FILM REVIEW Working with your mind

It’s Kind of a Funny Story is insightful and clever with a quirky story

It’s Kind of a Funny Story

Directed by Anna Boden, Ryan Fleck

Starring Keir Gilchrist, Emma Roberts, Zach Galifianakis

Rated PG-13, now playing

It’s Kind of a Funny Story is exactly that: kind of funny.

Certainly a high school boy’s five-day experience in a psychiatric ward is not exactly conventional comedic material. At the start, Craig (Keir Gilchrist) enters a mental hospital after feeling the pressures from various sources: an elite high school and the drama surrounding college entrance, the expectations of his parents, and a long-time (unrequited) crush on his best friend’s girlfriend. Typical teenage angst, right? Not so much when the teenager in question proceeds to fantasize about jumping over the Brooklyn Bridge.

As the movie proceeds, subtle details make it clear that Craig’s problems are not all that common. We learn that Craig is intelligent and thoughtful, but this only seems to maximize his problems. He compares himself to Mozart, and resents the fact that he cannot do the same. Craig also occasionally resents his best friend, Aaron, who seems to perfectly balance his studies with an amazing social life.

The movie alternates between the hospital at which Craig stays and various smaller scenes that reflect what is occurring in Craig’s mind. For example, when Craig is asked to draw as part of therapy, we see a short snippet of what looks like a person’s imaginary sketch of a city, filled with buildings and moving cars. Later, when Craig is brought to sing with the other patients who play instruments, an overblown, 80’s-esque scene of the complete band playing replaces Craig’s real-life singing. The juxtaposition of these main stage scenes with inner landscape scenes dramatizes Craig’s hidden brilliance.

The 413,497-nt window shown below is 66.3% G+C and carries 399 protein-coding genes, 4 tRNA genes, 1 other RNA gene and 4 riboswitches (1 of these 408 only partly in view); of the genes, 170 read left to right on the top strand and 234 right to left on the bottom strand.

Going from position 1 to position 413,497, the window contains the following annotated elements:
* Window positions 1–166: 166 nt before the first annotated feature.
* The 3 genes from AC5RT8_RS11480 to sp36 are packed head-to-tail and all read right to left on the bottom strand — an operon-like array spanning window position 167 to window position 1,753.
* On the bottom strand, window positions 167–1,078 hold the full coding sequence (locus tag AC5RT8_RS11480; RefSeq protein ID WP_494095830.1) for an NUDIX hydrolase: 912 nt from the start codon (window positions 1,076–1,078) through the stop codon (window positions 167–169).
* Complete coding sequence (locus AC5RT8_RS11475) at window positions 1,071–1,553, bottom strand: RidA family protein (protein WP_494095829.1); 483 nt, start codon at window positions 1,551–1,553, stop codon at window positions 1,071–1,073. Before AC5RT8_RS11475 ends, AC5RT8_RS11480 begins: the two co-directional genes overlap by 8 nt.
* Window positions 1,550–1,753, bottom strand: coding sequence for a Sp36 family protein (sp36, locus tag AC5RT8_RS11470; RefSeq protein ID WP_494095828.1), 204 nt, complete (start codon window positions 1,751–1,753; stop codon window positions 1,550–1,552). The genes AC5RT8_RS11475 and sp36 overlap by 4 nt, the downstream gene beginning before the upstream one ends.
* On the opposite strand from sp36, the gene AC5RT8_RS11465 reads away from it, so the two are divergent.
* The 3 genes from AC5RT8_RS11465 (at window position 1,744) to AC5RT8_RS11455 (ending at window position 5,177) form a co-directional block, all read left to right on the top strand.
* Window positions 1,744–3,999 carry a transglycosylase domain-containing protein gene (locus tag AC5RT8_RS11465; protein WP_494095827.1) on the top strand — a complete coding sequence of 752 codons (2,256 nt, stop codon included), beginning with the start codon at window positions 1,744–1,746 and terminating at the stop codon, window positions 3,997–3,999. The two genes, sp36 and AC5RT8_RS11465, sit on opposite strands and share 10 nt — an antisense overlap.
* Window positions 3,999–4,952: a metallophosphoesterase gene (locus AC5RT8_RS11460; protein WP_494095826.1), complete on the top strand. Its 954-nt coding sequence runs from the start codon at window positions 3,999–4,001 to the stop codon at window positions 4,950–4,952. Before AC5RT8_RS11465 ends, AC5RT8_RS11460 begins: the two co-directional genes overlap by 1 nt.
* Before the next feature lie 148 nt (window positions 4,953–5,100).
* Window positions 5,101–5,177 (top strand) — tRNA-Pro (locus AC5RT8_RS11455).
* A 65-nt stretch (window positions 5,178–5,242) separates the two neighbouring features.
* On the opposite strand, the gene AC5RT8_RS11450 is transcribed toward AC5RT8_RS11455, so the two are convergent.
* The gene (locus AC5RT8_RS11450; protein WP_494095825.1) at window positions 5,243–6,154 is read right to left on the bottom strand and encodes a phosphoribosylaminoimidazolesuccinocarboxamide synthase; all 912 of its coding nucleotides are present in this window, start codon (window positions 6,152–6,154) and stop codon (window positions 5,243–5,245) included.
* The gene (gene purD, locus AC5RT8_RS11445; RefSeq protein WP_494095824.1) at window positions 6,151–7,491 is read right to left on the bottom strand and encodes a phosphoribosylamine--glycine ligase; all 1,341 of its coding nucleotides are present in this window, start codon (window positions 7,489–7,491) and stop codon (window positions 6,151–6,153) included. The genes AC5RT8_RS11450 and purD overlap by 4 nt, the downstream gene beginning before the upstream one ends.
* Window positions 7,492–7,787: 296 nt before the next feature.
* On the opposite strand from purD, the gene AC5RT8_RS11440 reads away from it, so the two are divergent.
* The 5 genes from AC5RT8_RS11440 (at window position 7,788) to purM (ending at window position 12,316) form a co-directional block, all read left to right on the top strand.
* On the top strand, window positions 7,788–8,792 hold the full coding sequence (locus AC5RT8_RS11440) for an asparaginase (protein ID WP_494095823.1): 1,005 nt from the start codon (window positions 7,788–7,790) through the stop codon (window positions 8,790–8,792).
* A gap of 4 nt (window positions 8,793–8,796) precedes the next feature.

Craig finds love with Noelle, a girl at the psychiatric ward with an unclear past and cuts on her arms. Even though Craig’s relationship with Noelle is credible, however, Craig’s relationship with Bobby (Zak Galifianakis, The Hangover), a recently unemployed man and one of the sanest of the “crazies” at the hospital, is more meaningful. It is through Bobby that Craig is able to find optimism and sense in his mind: Bobby reminds Craig that he does take things too seriously and tells him that he would do anything to be Craig for just a day.

The movie is insightful and clever, and definitely has some unique moments. Keir Gilchrist, relatively new to cinema, brings freshness to his role. Zach Galifianakis demonstrates his versatility by successfully venturing away from his previous Hangover-type role. When the actors come together, It’s Kind of a Funny Story is not really about dealing with depression or overcoming adversity or stress; it’s about working with your mind, trying to make sense of things when the world — or maybe just your mind — is not under control. However, the movie ultimately lacks the emotional impact of other psych-ward dramas such as One Flew Over the Cuckoo’s Nest (1975). It is quirky for sure, but the ending is all too clean and optimistic.